This is not just a problem that parents should care about. America's childless ought to care a lot about the "kid gap." Washington should care about the nation's fertility rate the same way it cares about the nation's productivity and labor-force participation rates. Low fertility rates are associated with diminished economic growth. Fewer kids mean fewer tax-paying workers to support public pension programs. The Obama White House has stated that real GDP growth in the 21st century "is likely to be permanently slower... due to a decline in the growth of the working age population." An older society, noted the late Nobel laureate economist Gary Becker, is less dynamic, creative, and entrepreneurial.
Thomas Piketty argues in his best-selling Capital in the Twenty-First Century that higher fertility would reduce inequality by increasing economic growth and dispersing the wealth of the rich among more descendants. And for now, at least, bigger families would boost housing demand and near-term economic growth.
Unfortunately, increasing the birth rate is hard. You really have to incentivize it.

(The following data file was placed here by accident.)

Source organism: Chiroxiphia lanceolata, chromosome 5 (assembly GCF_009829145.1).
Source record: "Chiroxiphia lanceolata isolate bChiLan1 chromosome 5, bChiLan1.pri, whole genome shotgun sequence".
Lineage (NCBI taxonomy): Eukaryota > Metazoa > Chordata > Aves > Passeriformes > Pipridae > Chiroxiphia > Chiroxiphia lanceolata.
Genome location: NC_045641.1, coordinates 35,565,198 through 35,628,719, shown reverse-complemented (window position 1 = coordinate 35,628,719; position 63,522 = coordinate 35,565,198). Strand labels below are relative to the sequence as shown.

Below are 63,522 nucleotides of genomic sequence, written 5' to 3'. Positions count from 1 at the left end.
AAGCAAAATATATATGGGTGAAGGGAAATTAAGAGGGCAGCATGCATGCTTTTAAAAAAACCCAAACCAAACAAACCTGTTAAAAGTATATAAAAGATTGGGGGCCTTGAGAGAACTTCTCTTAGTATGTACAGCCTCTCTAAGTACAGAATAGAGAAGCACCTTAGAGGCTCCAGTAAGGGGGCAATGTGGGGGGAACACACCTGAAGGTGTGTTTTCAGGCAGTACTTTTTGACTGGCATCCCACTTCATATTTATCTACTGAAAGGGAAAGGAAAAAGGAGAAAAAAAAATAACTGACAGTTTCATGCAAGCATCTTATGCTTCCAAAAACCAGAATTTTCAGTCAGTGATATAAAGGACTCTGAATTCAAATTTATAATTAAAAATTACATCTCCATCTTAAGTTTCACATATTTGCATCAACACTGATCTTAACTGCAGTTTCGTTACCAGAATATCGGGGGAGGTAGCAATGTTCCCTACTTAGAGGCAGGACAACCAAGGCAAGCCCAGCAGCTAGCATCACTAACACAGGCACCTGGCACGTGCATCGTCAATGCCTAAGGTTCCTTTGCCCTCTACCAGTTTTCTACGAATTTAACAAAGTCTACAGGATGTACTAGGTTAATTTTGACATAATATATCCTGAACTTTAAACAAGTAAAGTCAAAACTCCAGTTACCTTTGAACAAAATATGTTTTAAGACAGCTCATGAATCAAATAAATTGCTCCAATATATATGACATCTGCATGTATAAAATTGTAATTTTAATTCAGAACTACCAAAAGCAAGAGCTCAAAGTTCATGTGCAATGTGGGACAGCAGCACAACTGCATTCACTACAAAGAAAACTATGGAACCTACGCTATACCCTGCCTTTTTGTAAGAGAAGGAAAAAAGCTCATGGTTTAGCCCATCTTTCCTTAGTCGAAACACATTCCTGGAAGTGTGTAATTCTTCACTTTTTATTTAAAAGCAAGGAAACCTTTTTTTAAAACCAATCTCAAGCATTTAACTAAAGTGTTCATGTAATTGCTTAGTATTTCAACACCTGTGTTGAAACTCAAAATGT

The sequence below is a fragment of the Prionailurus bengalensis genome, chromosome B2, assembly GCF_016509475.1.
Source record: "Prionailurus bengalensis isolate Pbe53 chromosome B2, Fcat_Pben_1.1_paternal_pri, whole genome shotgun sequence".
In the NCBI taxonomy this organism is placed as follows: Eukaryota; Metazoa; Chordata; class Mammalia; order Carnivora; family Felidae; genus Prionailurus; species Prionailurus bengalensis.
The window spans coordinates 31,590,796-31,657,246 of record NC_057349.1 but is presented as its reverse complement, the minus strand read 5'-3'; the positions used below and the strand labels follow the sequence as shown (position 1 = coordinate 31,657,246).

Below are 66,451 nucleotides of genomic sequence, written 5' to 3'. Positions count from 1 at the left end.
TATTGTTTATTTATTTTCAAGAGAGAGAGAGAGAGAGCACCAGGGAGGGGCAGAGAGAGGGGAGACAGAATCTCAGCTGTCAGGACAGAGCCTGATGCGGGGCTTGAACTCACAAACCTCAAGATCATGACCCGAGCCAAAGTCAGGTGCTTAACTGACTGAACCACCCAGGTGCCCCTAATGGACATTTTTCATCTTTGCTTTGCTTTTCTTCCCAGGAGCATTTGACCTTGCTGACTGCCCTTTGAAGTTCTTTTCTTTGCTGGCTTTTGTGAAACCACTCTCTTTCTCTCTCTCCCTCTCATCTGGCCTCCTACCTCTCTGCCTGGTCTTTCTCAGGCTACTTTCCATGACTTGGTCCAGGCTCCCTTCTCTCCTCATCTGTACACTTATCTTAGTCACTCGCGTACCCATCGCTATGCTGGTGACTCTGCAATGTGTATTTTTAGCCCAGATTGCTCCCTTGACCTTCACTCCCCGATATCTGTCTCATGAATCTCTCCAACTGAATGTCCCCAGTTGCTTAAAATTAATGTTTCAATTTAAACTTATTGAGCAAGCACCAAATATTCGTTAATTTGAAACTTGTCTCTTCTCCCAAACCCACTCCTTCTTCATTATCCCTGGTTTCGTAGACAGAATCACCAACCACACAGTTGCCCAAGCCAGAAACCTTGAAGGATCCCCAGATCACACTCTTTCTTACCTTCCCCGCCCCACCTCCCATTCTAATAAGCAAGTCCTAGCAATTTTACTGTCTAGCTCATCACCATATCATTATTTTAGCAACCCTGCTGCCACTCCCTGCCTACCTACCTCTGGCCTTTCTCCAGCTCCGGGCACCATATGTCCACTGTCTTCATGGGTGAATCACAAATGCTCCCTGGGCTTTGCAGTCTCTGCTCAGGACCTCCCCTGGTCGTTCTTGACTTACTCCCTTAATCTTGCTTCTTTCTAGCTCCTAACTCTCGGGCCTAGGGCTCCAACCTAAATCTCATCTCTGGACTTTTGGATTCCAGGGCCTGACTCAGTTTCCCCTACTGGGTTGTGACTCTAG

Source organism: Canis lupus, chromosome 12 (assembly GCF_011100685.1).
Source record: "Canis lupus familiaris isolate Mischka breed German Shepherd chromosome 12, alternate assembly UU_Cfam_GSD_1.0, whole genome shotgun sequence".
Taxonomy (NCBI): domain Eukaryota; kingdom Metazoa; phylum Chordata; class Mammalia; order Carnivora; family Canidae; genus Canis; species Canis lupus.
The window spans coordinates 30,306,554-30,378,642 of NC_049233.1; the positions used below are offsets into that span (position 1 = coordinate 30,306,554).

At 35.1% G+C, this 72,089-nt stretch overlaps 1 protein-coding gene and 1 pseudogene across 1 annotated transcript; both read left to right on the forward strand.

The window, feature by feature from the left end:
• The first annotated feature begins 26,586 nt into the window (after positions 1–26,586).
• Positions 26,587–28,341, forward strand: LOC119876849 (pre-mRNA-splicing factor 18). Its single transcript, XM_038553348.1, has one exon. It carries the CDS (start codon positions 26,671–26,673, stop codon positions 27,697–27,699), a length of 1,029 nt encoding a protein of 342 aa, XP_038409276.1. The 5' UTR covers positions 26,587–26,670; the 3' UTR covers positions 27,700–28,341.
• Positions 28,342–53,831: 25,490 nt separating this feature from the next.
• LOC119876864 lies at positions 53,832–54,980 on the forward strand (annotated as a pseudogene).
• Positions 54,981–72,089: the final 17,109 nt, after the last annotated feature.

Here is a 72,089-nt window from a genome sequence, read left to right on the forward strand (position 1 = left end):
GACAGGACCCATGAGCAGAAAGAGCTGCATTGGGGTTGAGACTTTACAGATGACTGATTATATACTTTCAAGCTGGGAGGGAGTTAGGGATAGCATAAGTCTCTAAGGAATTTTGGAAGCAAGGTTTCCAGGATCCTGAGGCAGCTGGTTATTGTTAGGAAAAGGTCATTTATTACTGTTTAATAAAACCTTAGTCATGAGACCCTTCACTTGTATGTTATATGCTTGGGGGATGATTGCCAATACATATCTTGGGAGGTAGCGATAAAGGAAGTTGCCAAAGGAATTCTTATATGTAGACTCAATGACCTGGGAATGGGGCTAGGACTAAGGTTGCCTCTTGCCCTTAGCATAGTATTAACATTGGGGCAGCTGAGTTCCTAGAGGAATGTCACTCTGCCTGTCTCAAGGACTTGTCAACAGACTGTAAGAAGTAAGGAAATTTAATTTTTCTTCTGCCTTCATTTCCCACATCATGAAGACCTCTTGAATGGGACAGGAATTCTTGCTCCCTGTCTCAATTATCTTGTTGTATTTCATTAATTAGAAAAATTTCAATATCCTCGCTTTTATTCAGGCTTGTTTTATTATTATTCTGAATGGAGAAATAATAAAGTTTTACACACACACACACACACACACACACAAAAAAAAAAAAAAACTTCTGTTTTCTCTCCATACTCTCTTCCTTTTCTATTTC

Just ask Putin. Since 2006, the Russian government has been paying women about $10,000 for having a second and third child. Russian women are indeed having more kids, though the slight rebound began before Putin's natalist push, and also comes after birthrates plummeted during the post-Soviet era's economic chaos.
A study analyzing a 1990s Canadian program that paid up to $8,000 (Canadian dollars) to families having a child found a "strong effect" on fertility. Indeed, some American conservatives are suggesting a sharp expansion in the child tax credit to help offset how government currently distorts parental choice. Another idea is to reduce payroll taxes for middle-class families by a third for each kid they have until the child turns 18.